I imagine that as time goes on I will continue to tweak Dragon Warriors. House ruling is fun!

Wednesday, June 17, 2009

At Long Last

Sorry for the lack of updates recently, but I finally got my Dragon Warriors play-by-post up and running! I guess a slight delay is to be expected when you're using a ruleset most of the players aren't familiar with, but I thought I was going to lose my mind waiting for everybody to finish up their characters.

The good news is that everybody's on board now, and we've got a nice mix of professions and personalities so far, both in terms of characters and players. I'm also excited to be playing with my older brother Chris again. He's the one who ran my first RPG sessions, and it'll be fun to turn the tables on him after all this time.

I've had a couple of people ask if they can lurk on the campaign forum, but for now I'd like to keep it private. I may well post occasional updates here on the blog detailing the characters and their progress, though.

Welcome to Legend, travelers... hope you survive the experience!

Thursday, June 11, 2009

HackMaster Basic Preview

Kenzer & Company have released a PDF preview of the new edition of HackMaster on their forums, downloadable here.

Yeah, the PDF is essentially an advertisement, but you know what? This version of HackMaster sounds pretty cool to me.

I used to own most of the HackMaster rulebooks and almost really liked them. The players-versus-DM attitude kind of put me off, and the humor wasn't really my style, but I thought there were some cool ideas in it. Ultimately I thought it would probably work better as an AD&D supplement than as its own game, but I have no gameplay experience to back that snap judgment up.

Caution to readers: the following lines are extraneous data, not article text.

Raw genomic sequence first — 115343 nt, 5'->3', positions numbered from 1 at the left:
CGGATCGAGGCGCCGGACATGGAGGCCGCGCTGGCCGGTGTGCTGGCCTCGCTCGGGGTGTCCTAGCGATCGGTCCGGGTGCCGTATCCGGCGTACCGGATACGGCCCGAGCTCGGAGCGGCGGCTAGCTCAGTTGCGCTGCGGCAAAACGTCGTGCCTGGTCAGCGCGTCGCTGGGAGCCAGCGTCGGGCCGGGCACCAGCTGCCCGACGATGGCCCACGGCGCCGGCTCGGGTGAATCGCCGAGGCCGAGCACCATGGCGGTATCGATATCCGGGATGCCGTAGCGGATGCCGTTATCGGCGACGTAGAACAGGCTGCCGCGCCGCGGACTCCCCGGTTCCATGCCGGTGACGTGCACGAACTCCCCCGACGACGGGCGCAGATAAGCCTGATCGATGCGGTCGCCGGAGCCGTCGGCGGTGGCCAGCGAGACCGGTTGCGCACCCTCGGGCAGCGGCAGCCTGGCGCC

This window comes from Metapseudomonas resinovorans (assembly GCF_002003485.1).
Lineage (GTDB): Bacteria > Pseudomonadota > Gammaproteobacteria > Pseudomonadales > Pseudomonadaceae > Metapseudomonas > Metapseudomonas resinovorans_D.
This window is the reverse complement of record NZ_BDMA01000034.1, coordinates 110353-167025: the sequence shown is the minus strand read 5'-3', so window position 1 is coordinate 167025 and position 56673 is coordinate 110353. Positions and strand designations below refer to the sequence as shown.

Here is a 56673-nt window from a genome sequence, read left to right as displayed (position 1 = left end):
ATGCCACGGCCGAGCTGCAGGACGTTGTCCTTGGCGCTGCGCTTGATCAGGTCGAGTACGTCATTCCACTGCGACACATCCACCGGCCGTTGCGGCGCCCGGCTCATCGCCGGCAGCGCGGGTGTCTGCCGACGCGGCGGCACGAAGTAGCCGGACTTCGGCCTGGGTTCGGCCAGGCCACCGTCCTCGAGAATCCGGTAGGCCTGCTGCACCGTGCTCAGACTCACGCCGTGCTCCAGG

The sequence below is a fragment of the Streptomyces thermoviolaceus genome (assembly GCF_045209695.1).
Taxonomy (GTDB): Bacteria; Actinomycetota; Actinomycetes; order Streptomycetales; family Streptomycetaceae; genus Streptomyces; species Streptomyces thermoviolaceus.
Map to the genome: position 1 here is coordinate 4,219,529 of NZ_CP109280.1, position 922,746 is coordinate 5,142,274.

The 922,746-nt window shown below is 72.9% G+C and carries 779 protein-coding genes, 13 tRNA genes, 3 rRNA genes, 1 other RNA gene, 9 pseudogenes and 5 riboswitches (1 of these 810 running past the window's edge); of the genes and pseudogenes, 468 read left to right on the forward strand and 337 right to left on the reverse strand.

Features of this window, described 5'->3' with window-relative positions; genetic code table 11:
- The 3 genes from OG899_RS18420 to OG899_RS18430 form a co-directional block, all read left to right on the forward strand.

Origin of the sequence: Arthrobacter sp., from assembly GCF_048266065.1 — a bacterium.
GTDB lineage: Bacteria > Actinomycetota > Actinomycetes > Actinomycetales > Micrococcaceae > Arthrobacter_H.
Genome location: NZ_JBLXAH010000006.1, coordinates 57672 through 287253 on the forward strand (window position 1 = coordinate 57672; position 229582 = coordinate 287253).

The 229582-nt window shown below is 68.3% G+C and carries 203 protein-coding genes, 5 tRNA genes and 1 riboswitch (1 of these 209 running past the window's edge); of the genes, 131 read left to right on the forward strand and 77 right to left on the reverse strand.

Anyway, the new game certainly seems to be toning down the blatant (and formerly contractually required) goofiness while still retaining a sense of fun. I like that the mechanics are AD&D-inspired but still willing to go off in different directions - combat, especially, looks like it will be pretty interesting. I get a cool "let's take what AD&D did right, and go from there" vibe from this I haven't felt since I got into Palladium Fantasy when I was a teenager. That's exciting.

Between this and Aces & Eights, Kenzer is definitely starting to intrigue me.

(Yeah, I just preordered it.)

Tuesday, June 9, 2009

Recruiting For Dragon Warriors

If anybody is interested, I'm recruiting for a play-by-post Dragon Warriors campaign. I have three players so far, and am looking for two more. You don't have to have the new book, but access to some version of the rules (old or new, print or electronic) is a good idea.

I'm not vastly experienced with PBP games, but have been having a good time playing in them recently and figured I'd give it a shot. This will also be my first time running Dragon Warriors. I'll be using published adventures, mostly, so if you've already read them (or played them) you might want to sit this one out.

It's still in the early stages, but I will be setting up a dedicated forum specifically for the campaign in the near future. Comment on this post (preferably with your email) if you're interested in giving it a shot and we'll talk.

Looks like I found my two players. Thanks!

Wednesday, June 3, 2009

Judge Not

Over the past couple of days I've been sitting down with my copy of DragonRaid, with the intent of reviewing a game I've been talking about since I started Dungeonskull Mountain. I had every intention of giving the game a fair shake, but I'm afraid I can't.